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Wednesday, April 25, 2012

It only looks easy

Something monumental has happened.

For the first time EVER, Tess's blog has made more $ in adsense this month than this blog.

Come on people!!!!  Are you going to let boots and saddles play second fiddle to Tess?  NO!!!!!  Of course not!!!!!!  With almost 1000 posts, 10,000 views, and more than 3 years worth of history Boots and Saddles is OBVIOUSLY the superior blog.

So in that spirit, it's time to post something here instead of reflecting on Tess's probable future as my lord (notice the lower case spelling) and master.

Karen's blog post reminded me of a post I've been meaning to write for quite some time.

"It only looks easy"

As a teenager/young adult I would look at dressage tests and shrug my shoulders.  I didn't see the point.  20 meter circle?  check.  Walk/trot transition?  check.  What made this stuff so hard?  Once I actually started showing as an adult I understood.  Beyond the mechanics of dressage, which ain't so easy, showing dressage is extraordinarily difficult.  Why?  Because you are being asked to do something right NOW, at THIS place, at this TIME.  Sure, you can get some nice 20 meter circles at home -->  But can you get ONE really nice one on the first try after down-transitioning on the long side from a canter?

It's wise to contemplate the implications of this before spouting off from the rail that you are obviously ready to show at "x" level because your circles/transitions/movement looks at least that good at home.

While I consider the sport of agility to be the "endurance" sport of the dog-world (brains over beauty, function over tradition), the actual act of showing agility has more in common with dressage than endurance.  You and your animal partner are asked to perform specific maneuvers, at a specific time, in a ring in front of a judge. 

That's a whole lot different from being a huge group of people and evaluating whether you can get away with something when the judge isn't looking, or deciding to do something management wise to "pretty up" the horse right before presenting to the vets/judges.

So please, don't disparage someones contacts or poles at a competition and pronounce yours superior if you've never been in that ring, performing under the pressure of the judges watchful eye.  In some ways a dressage+endurance background is the perfect combination as I prepare for an agility competition.  Endurance made me inventive and creative;  and dressage showed me to be cautious about proclaiming myself ready for competition based on comparing my dog's home performance with that of the dogs competing in the ring.  It ain't as easy as it looks.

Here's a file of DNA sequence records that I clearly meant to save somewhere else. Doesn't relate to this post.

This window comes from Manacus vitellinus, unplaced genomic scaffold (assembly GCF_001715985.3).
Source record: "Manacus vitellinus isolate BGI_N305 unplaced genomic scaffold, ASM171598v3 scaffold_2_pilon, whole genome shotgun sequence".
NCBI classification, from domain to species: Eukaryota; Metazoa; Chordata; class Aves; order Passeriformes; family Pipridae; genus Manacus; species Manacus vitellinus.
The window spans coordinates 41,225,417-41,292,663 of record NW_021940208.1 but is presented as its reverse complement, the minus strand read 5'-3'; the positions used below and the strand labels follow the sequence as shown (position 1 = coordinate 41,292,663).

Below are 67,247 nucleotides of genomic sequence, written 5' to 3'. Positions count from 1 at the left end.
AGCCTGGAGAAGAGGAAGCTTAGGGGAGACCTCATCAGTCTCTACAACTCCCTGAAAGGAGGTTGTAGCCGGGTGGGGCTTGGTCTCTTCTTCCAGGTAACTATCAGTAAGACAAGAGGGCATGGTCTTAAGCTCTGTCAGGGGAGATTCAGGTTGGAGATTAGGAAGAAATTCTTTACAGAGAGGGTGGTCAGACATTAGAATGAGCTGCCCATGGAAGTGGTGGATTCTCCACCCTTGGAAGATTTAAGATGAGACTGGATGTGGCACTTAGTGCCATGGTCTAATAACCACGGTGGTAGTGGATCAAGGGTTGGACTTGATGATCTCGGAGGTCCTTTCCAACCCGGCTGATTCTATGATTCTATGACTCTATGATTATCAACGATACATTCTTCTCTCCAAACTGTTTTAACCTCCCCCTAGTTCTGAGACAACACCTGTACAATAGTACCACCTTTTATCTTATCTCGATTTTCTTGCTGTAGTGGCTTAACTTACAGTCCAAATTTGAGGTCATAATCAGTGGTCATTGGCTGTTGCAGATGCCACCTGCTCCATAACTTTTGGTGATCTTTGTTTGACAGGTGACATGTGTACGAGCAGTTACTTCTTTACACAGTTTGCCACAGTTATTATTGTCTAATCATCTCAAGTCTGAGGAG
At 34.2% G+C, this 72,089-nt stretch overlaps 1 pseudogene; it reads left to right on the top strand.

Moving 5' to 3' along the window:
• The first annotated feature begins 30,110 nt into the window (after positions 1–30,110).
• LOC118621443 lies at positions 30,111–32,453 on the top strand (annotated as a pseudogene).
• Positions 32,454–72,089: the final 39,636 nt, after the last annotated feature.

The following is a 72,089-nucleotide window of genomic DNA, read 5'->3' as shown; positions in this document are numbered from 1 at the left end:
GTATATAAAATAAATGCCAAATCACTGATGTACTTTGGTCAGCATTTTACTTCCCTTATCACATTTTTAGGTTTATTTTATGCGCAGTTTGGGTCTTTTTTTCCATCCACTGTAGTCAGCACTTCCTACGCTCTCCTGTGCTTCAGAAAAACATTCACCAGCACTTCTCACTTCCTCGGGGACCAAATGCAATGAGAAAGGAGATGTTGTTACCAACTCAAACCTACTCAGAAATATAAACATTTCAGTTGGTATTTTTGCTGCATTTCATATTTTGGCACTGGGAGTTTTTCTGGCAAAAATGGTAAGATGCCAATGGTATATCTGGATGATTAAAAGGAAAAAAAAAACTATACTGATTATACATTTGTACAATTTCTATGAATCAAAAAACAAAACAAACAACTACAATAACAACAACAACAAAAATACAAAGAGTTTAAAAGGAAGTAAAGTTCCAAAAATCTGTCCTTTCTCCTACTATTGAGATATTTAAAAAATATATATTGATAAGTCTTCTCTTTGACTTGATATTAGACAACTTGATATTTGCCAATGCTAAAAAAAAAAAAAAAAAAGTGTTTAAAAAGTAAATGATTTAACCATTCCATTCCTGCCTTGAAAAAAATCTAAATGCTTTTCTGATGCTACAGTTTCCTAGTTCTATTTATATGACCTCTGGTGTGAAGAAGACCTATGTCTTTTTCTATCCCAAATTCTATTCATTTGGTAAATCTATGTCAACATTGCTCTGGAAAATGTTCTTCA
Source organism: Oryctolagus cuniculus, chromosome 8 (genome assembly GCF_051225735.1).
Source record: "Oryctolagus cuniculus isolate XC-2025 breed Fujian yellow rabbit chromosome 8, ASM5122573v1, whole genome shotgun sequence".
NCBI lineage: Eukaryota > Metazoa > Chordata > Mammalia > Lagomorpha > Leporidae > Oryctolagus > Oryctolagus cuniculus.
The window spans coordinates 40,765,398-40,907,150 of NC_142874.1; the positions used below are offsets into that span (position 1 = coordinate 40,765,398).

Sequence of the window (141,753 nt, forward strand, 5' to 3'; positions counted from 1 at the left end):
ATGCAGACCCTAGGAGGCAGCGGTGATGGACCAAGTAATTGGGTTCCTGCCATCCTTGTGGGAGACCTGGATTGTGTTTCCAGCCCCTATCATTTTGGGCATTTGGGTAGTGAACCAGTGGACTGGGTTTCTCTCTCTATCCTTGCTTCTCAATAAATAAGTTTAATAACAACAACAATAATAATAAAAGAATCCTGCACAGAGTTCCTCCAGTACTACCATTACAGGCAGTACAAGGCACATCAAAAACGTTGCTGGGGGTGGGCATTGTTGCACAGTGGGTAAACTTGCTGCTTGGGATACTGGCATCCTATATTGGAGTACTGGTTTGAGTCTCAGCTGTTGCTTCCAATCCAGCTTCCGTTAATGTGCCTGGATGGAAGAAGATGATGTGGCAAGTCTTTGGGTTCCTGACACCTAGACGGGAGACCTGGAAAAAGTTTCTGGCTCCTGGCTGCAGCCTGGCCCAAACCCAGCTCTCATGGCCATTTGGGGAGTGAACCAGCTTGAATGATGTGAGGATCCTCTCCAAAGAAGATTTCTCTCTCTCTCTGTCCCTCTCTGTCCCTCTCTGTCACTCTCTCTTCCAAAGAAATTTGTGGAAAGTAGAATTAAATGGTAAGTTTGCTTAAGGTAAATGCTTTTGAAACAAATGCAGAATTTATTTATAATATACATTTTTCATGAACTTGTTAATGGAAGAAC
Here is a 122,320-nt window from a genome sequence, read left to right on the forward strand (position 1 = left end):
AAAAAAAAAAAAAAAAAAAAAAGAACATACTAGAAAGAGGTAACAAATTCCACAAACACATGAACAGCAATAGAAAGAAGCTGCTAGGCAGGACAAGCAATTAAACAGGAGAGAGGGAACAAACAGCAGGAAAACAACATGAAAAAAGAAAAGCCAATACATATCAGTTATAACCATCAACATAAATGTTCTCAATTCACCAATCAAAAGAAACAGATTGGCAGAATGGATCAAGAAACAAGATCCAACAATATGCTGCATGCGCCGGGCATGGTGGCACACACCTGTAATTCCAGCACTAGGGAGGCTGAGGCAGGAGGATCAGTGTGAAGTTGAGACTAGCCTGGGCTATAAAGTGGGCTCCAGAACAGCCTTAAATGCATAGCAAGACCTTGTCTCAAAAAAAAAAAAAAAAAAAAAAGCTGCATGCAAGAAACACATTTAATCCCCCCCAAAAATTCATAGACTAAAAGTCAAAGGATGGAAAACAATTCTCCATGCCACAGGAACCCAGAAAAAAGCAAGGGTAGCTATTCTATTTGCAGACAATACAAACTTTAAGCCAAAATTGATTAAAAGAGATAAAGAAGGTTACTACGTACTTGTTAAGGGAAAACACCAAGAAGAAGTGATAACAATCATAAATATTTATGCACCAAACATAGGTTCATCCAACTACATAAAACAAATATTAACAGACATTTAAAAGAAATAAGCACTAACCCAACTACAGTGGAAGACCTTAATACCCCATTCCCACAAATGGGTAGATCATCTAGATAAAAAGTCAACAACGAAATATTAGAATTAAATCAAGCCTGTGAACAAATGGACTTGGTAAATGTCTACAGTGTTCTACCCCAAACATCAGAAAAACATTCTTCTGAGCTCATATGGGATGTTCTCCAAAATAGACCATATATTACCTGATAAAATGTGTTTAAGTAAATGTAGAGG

As a side note: Endurance may be the only sport I know of that you can expect to do BETTER at the "show" than at home (assuming that you've trained the pace you are riding yada yada).  Done a couple of seasons of 50's at a moderate pace and horse looks fine and bouncy at the end?  You could probably do a 100 even if the thought makes you sick to your stomach with nerves and excitement and you don't know how you'll ever get through it.  Just rode 25 miles and can't imagine riding 50?  You're probably closer than you think.

PS - yes I know that this post was dog related.  But the word endurance was mentioned!!!!!!  and its applicable to the horse world!!!!  OK - I may be reaching, but seriously!!!!!  This blog needed some love.....

1 comment:

  1. It's always interesting to watch how differently folks tend view other people's mistakes and successes, versus their own. So often the other guy's good moments are flukes and their bad moments are systemic problems, while one's own successes are well-deserved and the glitches are situationally-based or just plain old-fashioned bad luck. And that's even before you get to the part where competing (by oneself, with a horse, with a dog, whatever) is its own set of skills that you need to have mastered on top of the riding (or handling) part -- as if the riding (or whatever) wasn't challenge enough!


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